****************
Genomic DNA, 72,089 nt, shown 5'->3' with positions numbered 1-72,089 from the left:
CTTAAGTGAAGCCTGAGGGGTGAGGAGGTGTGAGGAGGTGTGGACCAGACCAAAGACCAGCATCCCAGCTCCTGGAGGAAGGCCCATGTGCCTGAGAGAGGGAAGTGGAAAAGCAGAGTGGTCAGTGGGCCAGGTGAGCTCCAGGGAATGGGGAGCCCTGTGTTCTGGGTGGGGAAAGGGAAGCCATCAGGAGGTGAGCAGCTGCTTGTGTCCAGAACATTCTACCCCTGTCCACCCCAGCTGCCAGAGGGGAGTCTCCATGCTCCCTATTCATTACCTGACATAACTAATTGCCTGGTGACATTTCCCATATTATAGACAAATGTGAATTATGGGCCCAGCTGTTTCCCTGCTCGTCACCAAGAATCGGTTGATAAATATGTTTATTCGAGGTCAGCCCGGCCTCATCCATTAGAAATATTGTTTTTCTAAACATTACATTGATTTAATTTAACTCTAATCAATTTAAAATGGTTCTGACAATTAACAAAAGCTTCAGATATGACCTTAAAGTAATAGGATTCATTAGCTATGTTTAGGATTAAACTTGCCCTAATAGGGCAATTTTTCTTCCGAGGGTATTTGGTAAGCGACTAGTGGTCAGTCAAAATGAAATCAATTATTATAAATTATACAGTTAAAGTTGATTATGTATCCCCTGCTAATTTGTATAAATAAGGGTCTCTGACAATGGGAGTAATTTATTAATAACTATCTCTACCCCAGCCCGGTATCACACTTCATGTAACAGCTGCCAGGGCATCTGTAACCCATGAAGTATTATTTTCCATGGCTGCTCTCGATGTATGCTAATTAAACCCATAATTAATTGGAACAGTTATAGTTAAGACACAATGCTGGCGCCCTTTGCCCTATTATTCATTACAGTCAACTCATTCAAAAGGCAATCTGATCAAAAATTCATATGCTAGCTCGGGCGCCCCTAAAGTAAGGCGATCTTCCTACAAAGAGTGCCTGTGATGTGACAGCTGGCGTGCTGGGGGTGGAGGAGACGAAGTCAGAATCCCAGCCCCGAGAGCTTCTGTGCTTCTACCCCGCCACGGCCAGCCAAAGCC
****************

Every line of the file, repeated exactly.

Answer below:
Genomic DNA, 72,089 nt, shown 5'->3' with positions numbered 1-72,089 from the left:
CTTAAGTGAAGCCTGAGGGGTGAGGAGGTGTGAGGAGGTGTGGACCAGACCAAAGACCAGCATCCCAGCTCCTGGAGGAAGGCCCATGTGCCTGAGAGAGGGAAGTGGAAAAGCAGAGTGGTCAGTGGGCCAGGTGAGCTCCAGGGAATGGGGAGCCCTGTGTTCTGGGTGGGGAAAGGGAAGCCATCAGGAGGTGAGCAGCTGCTTGTGTCCAGAACATTCTACCCCTGTCCACCCCAGCTGCCAGAGGGGAGTCTCCATGCTCCCTATTCATTACCTGACATAACTAATTGCCTGGTGACATTTCCCATATTATAGACAAATGTGAATTATGGGCCCAGCTGTTTCCCTGCTCGTCACCAAGAATCGGTTGATAAATATGTTTATTCGAGGTCAGCCCGGCCTCATCCATTAGAAATATTGTTTTTCTAAACATTACATTGATTTAATTTAACTCTAATCAATTTAAAATGGTTCTGACAATTAACAAAAGCTTCAGATATGACCTTAAAGTAATAGGATTCATTAGCTATGTTTAGGATTAAACTTGCCCTAATAGGGCAATTTTTCTTCCGAGGGTATTTGGTAAGCGACTAGTGGTCAGTCAAAATGAAATCAATTATTATAAATTATACAGTTAAAGTTGATTATGTATCCCCTGCTAATTTGTATAAATAAGGGTCTCTGACAATGGGAGTAATTTATTAATAACTATCTCTACCCCAGCCCGGTATCACACTTCATGTAACAGCTGCCAGGGCATCTGTAACCCATGAAGTATTATTTTCCATGGCTGCTCTCGATGTATGCTAATTAAACCCATAATTAATTGGAACAGTTATAGTTAAGACACAATGCTGGCGCCCTTTGCCCTATTATTCATTACAGTCAACTCATTCAAAAGGCAATCTGATCAAAAATTCATATGCTAGCTCGGGCGCCCCTAAAGTAAGGCGATCTTCCTACAAAGAGTGCCTGTGATGTGACAGCTGGCGTGCTGGGGGTGGAGGAGACGAAGTCAGAATCCCAGCCCCGAGAGCTTCTGTGCTTCTACCCCGCCACGGCCAGCCAAAGCC